AAC - Basics
Image Processing
XML Markup
Text Retrieval
Corpus Tools
Web Design
Markup Print
From the very beginning of their work, the AAC's scholars have been relying on XML and cognate technologies as the foundation of their corpus build-up, applying an encoding scheme that has been characterized by a combined approach trying to capture both structural features of the texts as well as a certain amount of data describing the physical appearance of the original texts.

All the data in the corpus has been organized on a one-page-one-document basis. Markup has been applied according to a neatly defined workflow that begins with basic structural features of the texts such as divisions, titles, images, headers and footnotes to more detailed markup in a number of specific projects. Formal information is also preserved when it can be achieved with justifiable expenditure and whenever such data may have semantic relevance worth while considering. Capturing bold and italic text is a comparatively straightforward task, whereas marking-up of spaced text passages (which are often of remarkable importance in historical data) poses considerably more problems. In all decisions feasibility has been thoroughly weighed against the value of information gathered.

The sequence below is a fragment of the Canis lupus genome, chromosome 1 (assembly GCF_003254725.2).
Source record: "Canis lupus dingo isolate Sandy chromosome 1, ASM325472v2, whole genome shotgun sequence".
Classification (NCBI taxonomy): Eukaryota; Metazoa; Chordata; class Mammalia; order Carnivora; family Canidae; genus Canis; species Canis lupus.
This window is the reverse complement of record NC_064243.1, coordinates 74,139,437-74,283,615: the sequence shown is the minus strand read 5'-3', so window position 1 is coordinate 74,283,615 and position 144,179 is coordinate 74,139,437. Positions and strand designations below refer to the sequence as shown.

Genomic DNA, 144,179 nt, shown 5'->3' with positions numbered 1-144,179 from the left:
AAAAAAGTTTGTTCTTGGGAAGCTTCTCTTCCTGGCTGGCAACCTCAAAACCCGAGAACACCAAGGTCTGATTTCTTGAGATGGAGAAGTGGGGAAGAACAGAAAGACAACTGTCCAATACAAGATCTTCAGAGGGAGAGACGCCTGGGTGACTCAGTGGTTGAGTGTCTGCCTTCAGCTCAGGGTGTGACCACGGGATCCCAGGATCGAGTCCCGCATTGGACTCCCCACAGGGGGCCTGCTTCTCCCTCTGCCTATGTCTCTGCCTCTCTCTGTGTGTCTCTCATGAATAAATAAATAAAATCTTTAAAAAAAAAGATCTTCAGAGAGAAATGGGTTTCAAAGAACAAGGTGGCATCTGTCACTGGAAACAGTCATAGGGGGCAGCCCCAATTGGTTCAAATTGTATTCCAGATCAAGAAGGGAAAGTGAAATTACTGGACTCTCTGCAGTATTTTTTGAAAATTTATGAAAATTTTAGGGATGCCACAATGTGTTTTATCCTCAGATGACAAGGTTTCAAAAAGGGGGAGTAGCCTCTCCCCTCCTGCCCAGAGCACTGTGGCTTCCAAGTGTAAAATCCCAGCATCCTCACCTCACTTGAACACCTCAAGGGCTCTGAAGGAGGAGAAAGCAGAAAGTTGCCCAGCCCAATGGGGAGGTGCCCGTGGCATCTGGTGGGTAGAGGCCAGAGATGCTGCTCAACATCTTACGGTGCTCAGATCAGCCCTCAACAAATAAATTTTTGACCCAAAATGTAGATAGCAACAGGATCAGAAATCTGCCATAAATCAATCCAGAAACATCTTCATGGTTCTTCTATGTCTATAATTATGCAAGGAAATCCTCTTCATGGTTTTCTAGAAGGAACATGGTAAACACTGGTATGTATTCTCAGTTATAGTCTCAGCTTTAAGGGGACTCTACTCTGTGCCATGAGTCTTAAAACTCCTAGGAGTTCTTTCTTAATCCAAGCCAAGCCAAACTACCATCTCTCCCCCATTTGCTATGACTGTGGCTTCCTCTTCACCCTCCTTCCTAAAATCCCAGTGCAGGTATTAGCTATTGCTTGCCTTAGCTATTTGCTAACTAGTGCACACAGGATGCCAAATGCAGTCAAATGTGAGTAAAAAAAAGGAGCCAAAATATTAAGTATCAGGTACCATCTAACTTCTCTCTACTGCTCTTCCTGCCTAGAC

The main perspective of the AAC's digitization efforts has been throughout the creation of digital resources that live up to scholars' needs in philological studies. Hence, doing "dirty OCR" without subsequent refinements of the digital objects has been precluded. While it is practically impossible to avoid a certain amount of noise, scholarly investigations need neatly edited texts to yield reliable results. With this as a guideline in mind, the AAC's working group have always tried to strike a reasonable balance between manual work and the application of automatic and semi-automatic routines. The remarkably heterogeneous structure of the digital objects of the corpus has further exacerbated the problem. Working on the digital texts, encoders and scholars have been urged to apply markup in a very cautious manner, rather making use of interactive, semi-automated routines than having software applications doing overall changes to the texts.